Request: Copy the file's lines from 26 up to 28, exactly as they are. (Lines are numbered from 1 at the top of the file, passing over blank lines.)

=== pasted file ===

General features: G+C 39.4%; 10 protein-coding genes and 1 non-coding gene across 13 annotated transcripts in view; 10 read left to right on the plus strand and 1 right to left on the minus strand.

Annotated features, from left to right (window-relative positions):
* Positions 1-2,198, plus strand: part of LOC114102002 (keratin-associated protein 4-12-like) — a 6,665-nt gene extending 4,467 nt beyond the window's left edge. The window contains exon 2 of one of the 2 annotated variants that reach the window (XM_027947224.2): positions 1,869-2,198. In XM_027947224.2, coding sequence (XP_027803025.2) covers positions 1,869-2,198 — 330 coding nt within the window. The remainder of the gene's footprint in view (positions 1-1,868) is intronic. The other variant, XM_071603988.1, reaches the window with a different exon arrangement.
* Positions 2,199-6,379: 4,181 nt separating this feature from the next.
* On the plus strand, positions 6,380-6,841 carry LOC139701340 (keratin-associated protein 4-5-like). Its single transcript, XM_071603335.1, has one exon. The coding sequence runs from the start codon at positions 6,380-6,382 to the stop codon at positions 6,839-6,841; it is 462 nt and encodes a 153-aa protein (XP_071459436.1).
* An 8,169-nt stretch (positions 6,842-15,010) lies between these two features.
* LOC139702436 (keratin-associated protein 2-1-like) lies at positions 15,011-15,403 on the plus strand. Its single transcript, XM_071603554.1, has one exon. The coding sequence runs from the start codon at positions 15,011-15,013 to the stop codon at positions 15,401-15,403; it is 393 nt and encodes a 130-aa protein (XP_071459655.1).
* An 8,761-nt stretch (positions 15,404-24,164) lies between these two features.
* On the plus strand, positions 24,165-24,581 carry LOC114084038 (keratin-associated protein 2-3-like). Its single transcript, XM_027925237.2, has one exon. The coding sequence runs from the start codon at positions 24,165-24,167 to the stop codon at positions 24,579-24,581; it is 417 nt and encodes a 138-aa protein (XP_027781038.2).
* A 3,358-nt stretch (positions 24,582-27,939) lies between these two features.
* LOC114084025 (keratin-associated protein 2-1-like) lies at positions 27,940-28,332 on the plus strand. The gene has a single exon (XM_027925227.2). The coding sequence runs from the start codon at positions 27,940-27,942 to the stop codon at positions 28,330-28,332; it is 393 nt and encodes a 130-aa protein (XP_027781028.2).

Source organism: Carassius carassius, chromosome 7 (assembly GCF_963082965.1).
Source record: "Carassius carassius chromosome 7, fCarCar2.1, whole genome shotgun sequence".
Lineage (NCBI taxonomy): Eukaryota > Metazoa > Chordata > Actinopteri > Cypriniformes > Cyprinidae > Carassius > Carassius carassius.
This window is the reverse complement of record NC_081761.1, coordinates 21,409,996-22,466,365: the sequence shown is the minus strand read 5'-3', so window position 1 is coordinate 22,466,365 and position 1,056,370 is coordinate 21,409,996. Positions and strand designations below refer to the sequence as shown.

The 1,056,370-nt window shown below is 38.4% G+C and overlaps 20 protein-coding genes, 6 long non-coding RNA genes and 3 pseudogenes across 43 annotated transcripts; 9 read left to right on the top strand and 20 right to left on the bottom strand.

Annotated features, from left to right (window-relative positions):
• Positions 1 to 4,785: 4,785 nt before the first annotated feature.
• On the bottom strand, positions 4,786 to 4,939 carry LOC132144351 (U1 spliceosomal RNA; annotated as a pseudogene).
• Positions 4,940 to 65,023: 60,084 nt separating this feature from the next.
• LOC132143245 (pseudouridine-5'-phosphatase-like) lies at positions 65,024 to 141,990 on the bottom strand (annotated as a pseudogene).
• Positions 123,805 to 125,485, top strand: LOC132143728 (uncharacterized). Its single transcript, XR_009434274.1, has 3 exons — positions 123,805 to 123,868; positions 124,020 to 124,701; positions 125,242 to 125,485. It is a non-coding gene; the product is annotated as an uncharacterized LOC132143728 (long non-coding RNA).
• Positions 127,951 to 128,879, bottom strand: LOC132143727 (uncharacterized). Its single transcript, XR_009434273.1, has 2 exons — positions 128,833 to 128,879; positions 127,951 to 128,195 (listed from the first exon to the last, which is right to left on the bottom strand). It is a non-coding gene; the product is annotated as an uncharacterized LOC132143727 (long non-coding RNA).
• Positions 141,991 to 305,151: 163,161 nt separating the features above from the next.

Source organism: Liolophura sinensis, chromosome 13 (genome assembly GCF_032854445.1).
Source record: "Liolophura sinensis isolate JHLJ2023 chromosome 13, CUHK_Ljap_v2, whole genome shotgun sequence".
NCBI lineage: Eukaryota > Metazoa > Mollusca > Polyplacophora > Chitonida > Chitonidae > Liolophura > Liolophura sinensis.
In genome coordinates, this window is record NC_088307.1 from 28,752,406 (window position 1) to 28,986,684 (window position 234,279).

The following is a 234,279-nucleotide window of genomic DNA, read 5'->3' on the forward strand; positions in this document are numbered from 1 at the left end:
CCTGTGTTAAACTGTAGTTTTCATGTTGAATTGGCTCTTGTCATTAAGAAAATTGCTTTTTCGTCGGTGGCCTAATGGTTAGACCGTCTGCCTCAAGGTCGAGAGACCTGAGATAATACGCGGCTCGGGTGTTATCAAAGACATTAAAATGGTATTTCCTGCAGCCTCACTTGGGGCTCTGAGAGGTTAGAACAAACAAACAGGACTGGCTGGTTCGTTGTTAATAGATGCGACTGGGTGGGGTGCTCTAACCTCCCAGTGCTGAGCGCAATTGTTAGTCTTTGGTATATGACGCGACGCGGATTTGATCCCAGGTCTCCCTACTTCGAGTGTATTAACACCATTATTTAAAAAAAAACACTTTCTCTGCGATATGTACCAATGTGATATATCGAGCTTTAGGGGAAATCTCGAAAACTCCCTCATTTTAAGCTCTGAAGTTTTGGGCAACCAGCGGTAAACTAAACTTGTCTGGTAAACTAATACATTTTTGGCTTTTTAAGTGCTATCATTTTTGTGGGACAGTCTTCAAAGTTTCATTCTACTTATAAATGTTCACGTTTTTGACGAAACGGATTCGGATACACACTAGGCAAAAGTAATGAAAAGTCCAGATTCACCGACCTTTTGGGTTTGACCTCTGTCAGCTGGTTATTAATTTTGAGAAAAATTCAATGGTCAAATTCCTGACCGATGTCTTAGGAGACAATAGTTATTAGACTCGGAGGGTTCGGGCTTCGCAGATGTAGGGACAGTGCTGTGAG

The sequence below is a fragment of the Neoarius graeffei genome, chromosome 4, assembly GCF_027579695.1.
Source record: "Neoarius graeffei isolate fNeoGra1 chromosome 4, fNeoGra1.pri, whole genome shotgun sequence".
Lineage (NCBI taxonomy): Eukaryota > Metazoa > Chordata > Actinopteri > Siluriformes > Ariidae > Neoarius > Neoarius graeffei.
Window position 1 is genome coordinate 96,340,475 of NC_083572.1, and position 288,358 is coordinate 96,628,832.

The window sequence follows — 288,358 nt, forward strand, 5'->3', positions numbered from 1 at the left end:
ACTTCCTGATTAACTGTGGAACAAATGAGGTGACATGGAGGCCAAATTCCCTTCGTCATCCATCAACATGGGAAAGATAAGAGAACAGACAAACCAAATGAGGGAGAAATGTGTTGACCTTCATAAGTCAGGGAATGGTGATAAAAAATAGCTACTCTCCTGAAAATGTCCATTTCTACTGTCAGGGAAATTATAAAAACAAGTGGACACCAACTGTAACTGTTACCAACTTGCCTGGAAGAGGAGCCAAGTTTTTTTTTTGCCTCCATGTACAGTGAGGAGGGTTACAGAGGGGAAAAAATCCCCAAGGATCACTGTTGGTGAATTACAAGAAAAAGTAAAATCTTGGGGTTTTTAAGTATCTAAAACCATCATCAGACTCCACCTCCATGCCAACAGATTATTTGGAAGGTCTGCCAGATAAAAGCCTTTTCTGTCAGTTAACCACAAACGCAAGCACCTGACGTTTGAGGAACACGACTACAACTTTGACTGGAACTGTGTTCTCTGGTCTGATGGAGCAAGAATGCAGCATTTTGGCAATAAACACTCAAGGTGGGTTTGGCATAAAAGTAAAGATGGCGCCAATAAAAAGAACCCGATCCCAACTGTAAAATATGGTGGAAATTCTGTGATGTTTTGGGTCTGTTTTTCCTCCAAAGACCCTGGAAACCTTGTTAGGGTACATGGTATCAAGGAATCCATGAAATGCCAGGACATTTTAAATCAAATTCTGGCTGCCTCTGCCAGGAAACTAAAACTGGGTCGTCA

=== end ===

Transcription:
Source record: "Liolophura sinensis isolate JHLJ2023 chromosome 13, CUHK_Ljap_v2, whole genome shotgun sequence".
NCBI lineage: Eukaryota > Metazoa > Mollusca > Polyplacophora > Chitonida > Chitonidae > Liolophura > Liolophura sinensis.
In genome coordinates, this window is record NC_088307.1 from 28,752,406 (window position 1) to 28,986,684 (window position 234,279).